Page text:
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Indigenous Australian installation at Factory

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Australian Prime Minister Anthony Albanese (centre), opens the exhibition staged to celebrate the 70th anniversary of diplomatic relations with Cambodia. AUSTRALIAN EMBASSY

Indigenous Australian installation at Factory

Australian Prime Minister Anthony Albanese inaugurated the immersive Walking through a Songline exhibition, held at The Factory Phnom Penh and organised by the Australian embassy to celebrate the 70th anniversary of diplomatic relations with the Kingdom.

Albanese was in town for the ASEAN Summit and related meetings and took the opportunity to visit the exhibition and preside over its opening as the guest of honour along with Ly Thuch, first vice-president of the Cambodian Mine Action and Victim Assistanct Authority (CMAA), as well as Matthew Trinca, director of the National Museum of Australia.

The exhibition uses over 300 paintings and photographs, objects, songs, dances and multimedia displays to narrate the Australian indigenous Aboriginal people’s legend of the Seven Sisters and their creation of the Australian continent as they travelled from west to east.

This immersive multimedia installation will be open to the public, free of charge, from November 14 until December 11, from 8am to 7pm at the venue.

Museum director Trinca described the installation to The Post.

“Walking through a Songline is an immersive multimedia installation that introduces visitors to the seven sisters story, one of the grand epic narratives of the Aboriginal people of western and central Australia. Songlines or dreaming tracks, map the routes of ancestral beings as they travelled across Australia, creating the land and its people,” he said.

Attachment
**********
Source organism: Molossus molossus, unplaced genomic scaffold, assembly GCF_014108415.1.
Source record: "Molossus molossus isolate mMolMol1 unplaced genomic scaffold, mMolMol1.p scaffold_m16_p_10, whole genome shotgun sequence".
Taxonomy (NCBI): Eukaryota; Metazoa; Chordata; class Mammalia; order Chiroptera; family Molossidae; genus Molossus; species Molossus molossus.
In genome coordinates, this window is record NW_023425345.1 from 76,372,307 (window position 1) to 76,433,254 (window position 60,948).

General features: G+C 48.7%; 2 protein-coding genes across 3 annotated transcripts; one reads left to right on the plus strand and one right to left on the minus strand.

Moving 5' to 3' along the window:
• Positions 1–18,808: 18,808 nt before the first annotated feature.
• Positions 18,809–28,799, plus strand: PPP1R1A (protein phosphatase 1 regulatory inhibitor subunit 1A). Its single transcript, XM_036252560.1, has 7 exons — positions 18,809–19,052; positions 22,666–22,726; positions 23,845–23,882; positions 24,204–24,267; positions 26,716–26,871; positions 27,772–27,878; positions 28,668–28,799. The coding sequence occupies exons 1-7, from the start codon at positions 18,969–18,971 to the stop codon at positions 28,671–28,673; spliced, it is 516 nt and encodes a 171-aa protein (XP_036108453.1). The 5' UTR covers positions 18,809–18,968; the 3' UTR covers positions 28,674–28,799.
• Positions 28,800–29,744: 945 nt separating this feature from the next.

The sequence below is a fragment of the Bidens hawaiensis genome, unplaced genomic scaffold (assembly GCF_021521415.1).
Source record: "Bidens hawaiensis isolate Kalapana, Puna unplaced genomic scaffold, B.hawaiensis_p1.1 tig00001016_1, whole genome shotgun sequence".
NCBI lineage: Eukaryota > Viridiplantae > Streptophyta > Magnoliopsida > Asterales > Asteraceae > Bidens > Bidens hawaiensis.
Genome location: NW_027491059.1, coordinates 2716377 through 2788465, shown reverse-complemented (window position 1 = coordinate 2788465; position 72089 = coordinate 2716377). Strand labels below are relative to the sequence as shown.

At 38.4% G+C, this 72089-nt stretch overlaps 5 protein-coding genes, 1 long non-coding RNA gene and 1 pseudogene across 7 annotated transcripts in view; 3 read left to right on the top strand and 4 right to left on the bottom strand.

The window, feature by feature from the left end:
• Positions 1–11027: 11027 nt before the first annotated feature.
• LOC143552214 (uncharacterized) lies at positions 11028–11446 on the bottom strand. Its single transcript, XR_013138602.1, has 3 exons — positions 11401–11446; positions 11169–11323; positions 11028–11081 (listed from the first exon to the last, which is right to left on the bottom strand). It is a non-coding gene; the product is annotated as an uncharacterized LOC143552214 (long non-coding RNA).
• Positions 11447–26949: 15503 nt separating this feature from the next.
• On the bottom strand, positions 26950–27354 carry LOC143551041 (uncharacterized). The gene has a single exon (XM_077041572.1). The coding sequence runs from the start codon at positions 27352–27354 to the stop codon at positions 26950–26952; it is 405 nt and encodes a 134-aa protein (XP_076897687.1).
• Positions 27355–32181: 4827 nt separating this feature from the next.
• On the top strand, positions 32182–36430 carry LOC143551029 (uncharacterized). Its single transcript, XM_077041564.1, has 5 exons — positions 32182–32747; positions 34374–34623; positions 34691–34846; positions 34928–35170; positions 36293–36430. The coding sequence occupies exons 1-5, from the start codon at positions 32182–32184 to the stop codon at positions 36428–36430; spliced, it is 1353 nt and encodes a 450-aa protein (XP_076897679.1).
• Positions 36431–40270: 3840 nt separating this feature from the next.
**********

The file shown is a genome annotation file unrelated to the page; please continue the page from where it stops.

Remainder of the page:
He expressed his delight at the presence of the Australian prime minister at the launch, saying: “We were delighted that Walking Through a Songline is here in Phnom Penh and was opened by the Prime Minister Albanese, in connection with the ASEAN Summit.”

“The story of the Seven Sisters is being generously shared with the people of Cambodia through this exhibition by the Aboriginal peoples of western and central Australia who are the keepers of this epic narrative. It is an opportunity for the people of this country to learn more about the stories and experiences of the First Nations of the Australian continent,” he said.

According to a November 13 press release by the Australian embassy, the exhibition is a chance for all Australians and Cambodians to reflect on the journey of their bilateral relationship over the last 70 years, as well as what can be done in the next 70 and beyond.

Ly Thuch expressed his warm welcome to the Australian prime minister, the ambassador Pablo Kang and all of the assembled guests.

“I am pleased to say that this year that we are celebrating the 70th anniversary of diplomatic bilateral relations between Cambodia and Australia. I am pleased to note that in recent years, our cooperation and friendly relationship has been diversified and greatly enhanced in many areas, for the mutual benefit of the two countries,” said Thuch.

He added that Australia played an important role in contributing to global socio-economic development and promoting peace and security, while combating climate change. In Cambodia in particular, Australia had made a significant contribution in the early stages of the Kingdom’s journey towards peace in the early 1990s, with its leading role in the UNTAC mission.

“I welcome this exhibition as an opportunity for Cambodians and Australians to reflect on the two country’s relationship over the last 70 years and the next 70 years,” he said.


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